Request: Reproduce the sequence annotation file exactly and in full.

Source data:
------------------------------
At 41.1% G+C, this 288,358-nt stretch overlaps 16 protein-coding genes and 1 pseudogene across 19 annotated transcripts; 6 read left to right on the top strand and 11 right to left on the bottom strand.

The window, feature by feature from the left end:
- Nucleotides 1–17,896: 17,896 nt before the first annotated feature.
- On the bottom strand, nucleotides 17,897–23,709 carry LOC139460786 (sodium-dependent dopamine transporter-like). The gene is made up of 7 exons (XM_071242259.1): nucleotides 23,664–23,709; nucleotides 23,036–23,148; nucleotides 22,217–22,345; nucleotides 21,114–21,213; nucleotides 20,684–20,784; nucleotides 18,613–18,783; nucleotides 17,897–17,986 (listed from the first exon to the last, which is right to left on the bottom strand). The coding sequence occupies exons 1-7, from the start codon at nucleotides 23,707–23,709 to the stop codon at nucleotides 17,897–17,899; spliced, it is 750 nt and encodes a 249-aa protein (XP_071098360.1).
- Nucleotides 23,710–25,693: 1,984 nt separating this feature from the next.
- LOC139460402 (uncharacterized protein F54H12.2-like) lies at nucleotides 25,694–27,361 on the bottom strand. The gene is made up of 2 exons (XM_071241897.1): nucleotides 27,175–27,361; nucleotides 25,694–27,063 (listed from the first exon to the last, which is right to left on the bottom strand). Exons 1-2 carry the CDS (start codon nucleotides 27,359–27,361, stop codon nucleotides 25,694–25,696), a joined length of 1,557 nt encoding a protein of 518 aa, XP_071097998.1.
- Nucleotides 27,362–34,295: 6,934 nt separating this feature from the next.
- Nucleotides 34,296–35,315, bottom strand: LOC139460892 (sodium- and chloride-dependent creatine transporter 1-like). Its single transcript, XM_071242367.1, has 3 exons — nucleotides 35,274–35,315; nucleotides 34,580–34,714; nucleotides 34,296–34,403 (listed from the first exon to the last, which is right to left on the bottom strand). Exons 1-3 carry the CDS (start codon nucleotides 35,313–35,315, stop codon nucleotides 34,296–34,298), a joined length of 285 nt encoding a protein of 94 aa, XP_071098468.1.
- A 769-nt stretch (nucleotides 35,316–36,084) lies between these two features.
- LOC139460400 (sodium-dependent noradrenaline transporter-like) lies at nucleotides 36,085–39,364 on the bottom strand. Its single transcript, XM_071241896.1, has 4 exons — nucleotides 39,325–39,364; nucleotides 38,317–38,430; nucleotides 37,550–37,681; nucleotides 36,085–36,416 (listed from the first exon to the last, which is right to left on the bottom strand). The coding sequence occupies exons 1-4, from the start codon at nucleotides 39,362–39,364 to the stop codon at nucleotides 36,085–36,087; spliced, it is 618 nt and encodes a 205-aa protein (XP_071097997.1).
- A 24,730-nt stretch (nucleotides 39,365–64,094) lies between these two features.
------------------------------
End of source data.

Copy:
At 41.1% G+C, this 288,358-nt stretch overlaps 16 protein-coding genes and 1 pseudogene across 19 annotated transcripts; 6 read left to right on the top strand and 11 right to left on the bottom strand.

The window, feature by feature from the left end:
- Nucleotides 1–17,896: 17,896 nt before the first annotated feature.
- On the bottom strand, nucleotides 17,897–23,709 carry LOC139460786 (sodium-dependent dopamine transporter-like). The gene is made up of 7 exons (XM_071242259.1): nucleotides 23,664–23,709; nucleotides 23,036–23,148; nucleotides 22,217–22,345; nucleotides 21,114–21,213; nucleotides 20,684–20,784; nucleotides 18,613–18,783; nucleotides 17,897–17,986 (listed from the first exon to the last, which is right to left on the bottom strand). The coding sequence occupies exons 1-7, from the start codon at nucleotides 23,707–23,709 to the stop codon at nucleotides 17,897–17,899; spliced, it is 750 nt and encodes a 249-aa protein (XP_071098360.1).
- Nucleotides 23,710–25,693: 1,984 nt separating this feature from the next.
- LOC139460402 (uncharacterized protein F54H12.2-like) lies at nucleotides 25,694–27,361 on the bottom strand. The gene is made up of 2 exons (XM_071241897.1): nucleotides 27,175–27,361; nucleotides 25,694–27,063 (listed from the first exon to the last, which is right to left on the bottom strand). Exons 1-2 carry the CDS (start codon nucleotides 27,359–27,361, stop codon nucleotides 25,694–25,696), a joined length of 1,557 nt encoding a protein of 518 aa, XP_071097998.1.
- Nucleotides 27,362–34,295: 6,934 nt separating this feature from the next.
- Nucleotides 34,296–35,315, bottom strand: LOC139460892 (sodium- and chloride-dependent creatine transporter 1-like). Its single transcript, XM_071242367.1, has 3 exons — nucleotides 35,274–35,315; nucleotides 34,580–34,714; nucleotides 34,296–34,403 (listed from the first exon to the last, which is right to left on the bottom strand). Exons 1-3 carry the CDS (start codon nucleotides 35,313–35,315, stop codon nucleotides 34,296–34,298), a joined length of 285 nt encoding a protein of 94 aa, XP_071098468.1.
- A 769-nt stretch (nucleotides 35,316–36,084) lies between these two features.
- LOC139460400 (sodium-dependent noradrenaline transporter-like) lies at nucleotides 36,085–39,364 on the bottom strand. Its single transcript, XM_071241896.1, has 4 exons — nucleotides 39,325–39,364; nucleotides 38,317–38,430; nucleotides 37,550–37,681; nucleotides 36,085–36,416 (listed from the first exon to the last, which is right to left on the bottom strand). The coding sequence occupies exons 1-4, from the start codon at nucleotides 39,362–39,364 to the stop codon at nucleotides 36,085–36,087; spliced, it is 618 nt and encodes a 205-aa protein (XP_071097997.1).
- A 24,730-nt stretch (nucleotides 39,365–64,094) lies between these two features.